Another common issue is that the person’s first DWI, DUI or OUI arrest might be from a state, territory or jurisdiction besides Texas.  The problem here is 49.09(b) has rather loose language that the previous conviction must be of “…an offense relating to the operating of a motor vehicle while intoxicated.”  The result is a court must harmonize whatever happened elsewhere to see if it’s substantially similar to our DWI law.  This is very problematic because some state’s have very different requirements for what constitutes DWI, DUI or OUI.

The last major part of 49.09(b) I should point out is there is no time limitation in the statute — meaning the first DWI conviction can be more than 10, 20, or 30 years ago and the second arrest will still be enhanced.  This was a change from previous Texas law which held that the first conviction must have been within 10 years of the second arrest.  In what can only be described in a constant patter of tightening DWI laws — the legislature did away with the 10 year requirement.

More Major Differences Between a First and Second DWI

  • If you’re arrested for a DWI 2nd offense, you’re required by law upon release from jail to have an interlock ignition device installed on your car as a term and condition of bond pursuant to Tex.Code.Crim.P. 17.441;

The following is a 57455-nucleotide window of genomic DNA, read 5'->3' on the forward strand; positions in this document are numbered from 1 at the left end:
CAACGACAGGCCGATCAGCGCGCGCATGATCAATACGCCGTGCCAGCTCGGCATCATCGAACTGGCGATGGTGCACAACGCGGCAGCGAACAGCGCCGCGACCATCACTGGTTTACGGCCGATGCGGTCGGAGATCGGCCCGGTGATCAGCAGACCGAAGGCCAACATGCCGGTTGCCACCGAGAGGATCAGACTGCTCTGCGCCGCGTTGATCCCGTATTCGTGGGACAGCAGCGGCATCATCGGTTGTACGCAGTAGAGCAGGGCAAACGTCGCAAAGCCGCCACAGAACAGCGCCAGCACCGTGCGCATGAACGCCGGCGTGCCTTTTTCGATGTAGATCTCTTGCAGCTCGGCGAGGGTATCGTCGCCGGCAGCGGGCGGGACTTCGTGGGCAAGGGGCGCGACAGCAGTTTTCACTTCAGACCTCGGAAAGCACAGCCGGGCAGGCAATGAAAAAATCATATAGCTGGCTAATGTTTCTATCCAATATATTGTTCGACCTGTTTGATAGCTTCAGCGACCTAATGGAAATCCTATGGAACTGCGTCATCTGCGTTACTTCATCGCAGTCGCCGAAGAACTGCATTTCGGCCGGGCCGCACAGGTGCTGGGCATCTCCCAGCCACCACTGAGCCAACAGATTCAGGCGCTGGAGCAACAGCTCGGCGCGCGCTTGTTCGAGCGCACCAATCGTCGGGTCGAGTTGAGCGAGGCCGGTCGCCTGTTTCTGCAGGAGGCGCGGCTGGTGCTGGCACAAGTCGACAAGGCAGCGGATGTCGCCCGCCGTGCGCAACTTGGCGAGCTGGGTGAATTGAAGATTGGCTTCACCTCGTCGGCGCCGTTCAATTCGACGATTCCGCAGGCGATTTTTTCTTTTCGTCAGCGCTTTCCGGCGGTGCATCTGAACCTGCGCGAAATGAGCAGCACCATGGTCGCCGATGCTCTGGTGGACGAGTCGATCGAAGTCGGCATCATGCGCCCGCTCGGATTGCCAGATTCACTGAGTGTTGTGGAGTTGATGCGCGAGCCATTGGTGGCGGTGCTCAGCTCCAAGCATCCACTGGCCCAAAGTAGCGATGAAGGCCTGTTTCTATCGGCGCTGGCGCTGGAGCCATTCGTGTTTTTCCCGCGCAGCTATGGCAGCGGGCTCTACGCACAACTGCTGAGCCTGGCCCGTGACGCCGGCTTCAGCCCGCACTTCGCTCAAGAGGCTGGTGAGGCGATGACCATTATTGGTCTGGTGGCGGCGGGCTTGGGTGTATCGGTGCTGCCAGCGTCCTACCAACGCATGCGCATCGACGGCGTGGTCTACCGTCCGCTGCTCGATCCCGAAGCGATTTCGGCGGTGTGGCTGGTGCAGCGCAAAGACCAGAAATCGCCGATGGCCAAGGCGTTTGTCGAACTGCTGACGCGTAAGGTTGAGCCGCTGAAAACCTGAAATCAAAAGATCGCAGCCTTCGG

• The punishment range goes from 72 hours jail to 180 days and up to $2,000 fine (on a Class B – 1st DWI ) to 30 days minimum to 1 year confinement in the county jail and up to $4,000 fine for the Class A misdemeanor;
  • Though an the entire jail sentence (as described above) can be probated, the Judge must order a person convicted of a second DWI to at least 10 days of jail as a minimum “term and condition” of probation under Tex.Code.Crim.P. 42.12 Sec.13(a)(1).
  • An interlock ignition device is mandatory on probation.
  • The sur-charge to keep your driver’s license with the Texas Dept. of Public Safety in Austin is $1,500 per year for three years (up from $1,000 per year on a first DWI arrest).

DWI Court/ Drug Court